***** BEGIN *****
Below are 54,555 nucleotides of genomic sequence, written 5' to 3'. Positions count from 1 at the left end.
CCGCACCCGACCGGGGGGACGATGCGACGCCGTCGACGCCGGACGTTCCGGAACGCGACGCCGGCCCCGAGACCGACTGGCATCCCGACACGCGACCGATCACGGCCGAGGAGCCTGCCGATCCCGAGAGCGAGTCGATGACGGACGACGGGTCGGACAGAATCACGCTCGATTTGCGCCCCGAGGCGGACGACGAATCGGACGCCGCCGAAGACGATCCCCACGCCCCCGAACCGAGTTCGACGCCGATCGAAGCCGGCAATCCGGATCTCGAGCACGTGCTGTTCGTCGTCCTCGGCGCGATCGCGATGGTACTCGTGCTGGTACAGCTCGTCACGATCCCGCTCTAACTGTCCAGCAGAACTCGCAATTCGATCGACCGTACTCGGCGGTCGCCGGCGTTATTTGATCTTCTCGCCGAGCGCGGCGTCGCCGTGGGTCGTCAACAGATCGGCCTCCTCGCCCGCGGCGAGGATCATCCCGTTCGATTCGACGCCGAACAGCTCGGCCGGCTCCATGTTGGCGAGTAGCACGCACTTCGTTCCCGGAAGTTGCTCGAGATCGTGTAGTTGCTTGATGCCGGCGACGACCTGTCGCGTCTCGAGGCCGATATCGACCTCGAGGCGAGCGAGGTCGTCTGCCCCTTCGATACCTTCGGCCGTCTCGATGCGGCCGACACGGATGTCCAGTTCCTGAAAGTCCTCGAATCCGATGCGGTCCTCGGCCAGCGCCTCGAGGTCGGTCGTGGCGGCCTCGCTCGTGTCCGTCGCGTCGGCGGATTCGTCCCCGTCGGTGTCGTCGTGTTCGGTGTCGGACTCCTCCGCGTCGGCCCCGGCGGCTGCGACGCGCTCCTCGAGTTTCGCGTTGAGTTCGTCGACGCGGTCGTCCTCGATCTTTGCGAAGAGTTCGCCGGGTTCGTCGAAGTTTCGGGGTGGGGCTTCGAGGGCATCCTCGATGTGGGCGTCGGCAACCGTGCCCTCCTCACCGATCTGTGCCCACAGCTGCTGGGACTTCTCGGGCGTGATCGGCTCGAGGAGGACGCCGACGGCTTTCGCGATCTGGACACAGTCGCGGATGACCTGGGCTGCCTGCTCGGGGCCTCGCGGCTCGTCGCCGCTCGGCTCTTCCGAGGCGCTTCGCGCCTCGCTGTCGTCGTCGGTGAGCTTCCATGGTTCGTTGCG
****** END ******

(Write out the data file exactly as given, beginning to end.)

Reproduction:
Below are 54,555 nucleotides of genomic sequence, written 5' to 3'. Positions count from 1 at the left end.
CCGCACCCGACCGGGGGGACGATGCGACGCCGTCGACGCCGGACGTTCCGGAACGCGACGCCGGCCCCGAGACCGACTGGCATCCCGACACGCGACCGATCACGGCCGAGGAGCCTGCCGATCCCGAGAGCGAGTCGATGACGGACGACGGGTCGGACAGAATCACGCTCGATTTGCGCCCCGAGGCGGACGACGAATCGGACGCCGCCGAAGACGATCCCCACGCCCCCGAACCGAGTTCGACGCCGATCGAAGCCGGCAATCCGGATCTCGAGCACGTGCTGTTCGTCGTCCTCGGCGCGATCGCGATGGTACTCGTGCTGGTACAGCTCGTCACGATCCCGCTCTAACTGTCCAGCAGAACTCGCAATTCGATCGACCGTACTCGGCGGTCGCCGGCGTTATTTGATCTTCTCGCCGAGCGCGGCGTCGCCGTGGGTCGTCAACAGATCGGCCTCCTCGCCCGCGGCGAGGATCATCCCGTTCGATTCGACGCCGAACAGCTCGGCCGGCTCCATGTTGGCGAGTAGCACGCACTTCGTTCCCGGAAGTTGCTCGAGATCGTGTAGTTGCTTGATGCCGGCGACGACCTGTCGCGTCTCGAGGCCGATATCGACCTCGAGGCGAGCGAGGTCGTCTGCCCCTTCGATACCTTCGGCCGTCTCGATGCGGCCGACACGGATGTCCAGTTCCTGAAAGTCCTCGAATCCGATGCGGTCCTCGGCCAGCGCCTCGAGGTCGGTCGTGGCGGCCTCGCTCGTGTCCGTCGCGTCGGCGGATTCGTCCCCGTCGGTGTCGTCGTGTTCGGTGTCGGACTCCTCCGCGTCGGCCCCGGCGGCTGCGACGCGCTCCTCGAGTTTCGCGTTGAGTTCGTCGACGCGGTCGTCCTCGATCTTTGCGAAGAGTTCGCCGGGTTCGTCGAAGTTTCGGGGTGGGGCTTCGAGGGCATCCTCGATGTGGGCGTCGGCAACCGTGCCCTCCTCACCGATCTGTGCCCACAGCTGCTGGGACTTCTCGGGCGTGATCGGCTCGAGGAGGACGCCGACGGCTTTCGCGATCTGGACACAGTCGCGGATGACCTGGGCTGCCTGCTCGGGGCCTCGCGGCTCGTCGCCGCTCGGCTCTTCCGAGGCGCTTCGCGCCTCGCTGTCGTCGTCGGTGAGCTTCCATGGTTCGTTGCG